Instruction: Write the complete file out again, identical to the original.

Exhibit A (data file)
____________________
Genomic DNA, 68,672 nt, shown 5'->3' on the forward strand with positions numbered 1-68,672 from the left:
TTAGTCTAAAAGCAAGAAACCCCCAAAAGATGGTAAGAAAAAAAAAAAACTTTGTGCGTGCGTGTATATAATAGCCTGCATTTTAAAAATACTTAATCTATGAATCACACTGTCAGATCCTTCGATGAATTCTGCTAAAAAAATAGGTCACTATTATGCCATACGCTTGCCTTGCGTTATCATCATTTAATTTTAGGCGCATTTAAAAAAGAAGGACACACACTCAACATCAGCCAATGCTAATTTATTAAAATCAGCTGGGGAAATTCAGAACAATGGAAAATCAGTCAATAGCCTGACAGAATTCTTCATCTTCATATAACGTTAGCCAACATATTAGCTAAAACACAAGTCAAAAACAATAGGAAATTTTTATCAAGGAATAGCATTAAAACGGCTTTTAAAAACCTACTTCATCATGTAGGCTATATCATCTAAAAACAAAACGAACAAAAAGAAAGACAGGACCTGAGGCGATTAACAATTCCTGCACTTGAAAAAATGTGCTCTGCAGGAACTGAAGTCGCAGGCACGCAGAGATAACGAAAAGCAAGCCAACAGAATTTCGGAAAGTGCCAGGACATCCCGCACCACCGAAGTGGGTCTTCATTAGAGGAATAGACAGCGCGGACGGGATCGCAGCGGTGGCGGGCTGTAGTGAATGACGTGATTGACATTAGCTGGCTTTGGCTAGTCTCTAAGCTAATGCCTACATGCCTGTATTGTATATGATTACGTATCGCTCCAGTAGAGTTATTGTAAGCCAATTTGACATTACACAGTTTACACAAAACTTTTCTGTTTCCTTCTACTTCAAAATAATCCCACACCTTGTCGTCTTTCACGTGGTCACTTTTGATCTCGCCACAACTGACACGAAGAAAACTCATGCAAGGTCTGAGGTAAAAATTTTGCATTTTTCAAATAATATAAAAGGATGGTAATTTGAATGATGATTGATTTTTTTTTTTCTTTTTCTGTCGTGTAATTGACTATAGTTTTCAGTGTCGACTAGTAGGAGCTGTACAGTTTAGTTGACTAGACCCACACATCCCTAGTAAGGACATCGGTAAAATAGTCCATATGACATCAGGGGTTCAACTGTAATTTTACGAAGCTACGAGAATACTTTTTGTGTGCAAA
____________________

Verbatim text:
Genomic DNA, 68,672 nt, shown 5'->3' on the forward strand with positions numbered 1-68,672 from the left:
TTAGTCTAAAAGCAAGAAACCCCCAAAAGATGGTAAGAAAAAAAAAAAACTTTGTGCGTGCGTGTATATAATAGCCTGCATTTTAAAAATACTTAATCTATGAATCACACTGTCAGATCCTTCGATGAATTCTGCTAAAAAAATAGGTCACTATTATGCCATACGCTTGCCTTGCGTTATCATCATTTAATTTTAGGCGCATTTAAAAAAGAAGGACACACACTCAACATCAGCCAATGCTAATTTATTAAAATCAGCTGGGGAAATTCAGAACAATGGAAAATCAGTCAATAGCCTGACAGAATTCTTCATCTTCATATAACGTTAGCCAACATATTAGCTAAAACACAAGTCAAAAACAATAGGAAATTTTTATCAAGGAATAGCATTAAAACGGCTTTTAAAAACCTACTTCATCATGTAGGCTATATCATCTAAAAACAAAACGAACAAAAAGAAAGACAGGACCTGAGGCGATTAACAATTCCTGCACTTGAAAAAATGTGCTCTGCAGGAACTGAAGTCGCAGGCACGCAGAGATAACGAAAAGCAAGCCAACAGAATTTCGGAAAGTGCCAGGACATCCCGCACCACCGAAGTGGGTCTTCATTAGAGGAATAGACAGCGCGGACGGGATCGCAGCGGTGGCGGGCTGTAGTGAATGACGTGATTGACATTAGCTGGCTTTGGCTAGTCTCTAAGCTAATGCCTACATGCCTGTATTGTATATGATTACGTATCGCTCCAGTAGAGTTATTGTAAGCCAATTTGACATTACACAGTTTACACAAAACTTTTCTGTTTCCTTCTACTTCAAAATAATCCCACACCTTGTCGTCTTTCACGTGGTCACTTTTGATCTCGCCACAACTGACACGAAGAAAACTCATGCAAGGTCTGAGGTAAAAATTTTGCATTTTTCAAATAATATAAAAGGATGGTAATTTGAATGATGATTGATTTTTTTTTTTCTTTTTCTGTCGTGTAATTGACTATAGTTTTCAGTGTCGACTAGTAGGAGCTGTACAGTTTAGTTGACTAGACCCACACATCCCTAGTAAGGACATCGGTAAAATAGTCCATATGACATCAGGGGTTCAACTGTAATTTTACGAAGCTACGAGAATACTTTTTGTGTGCAAA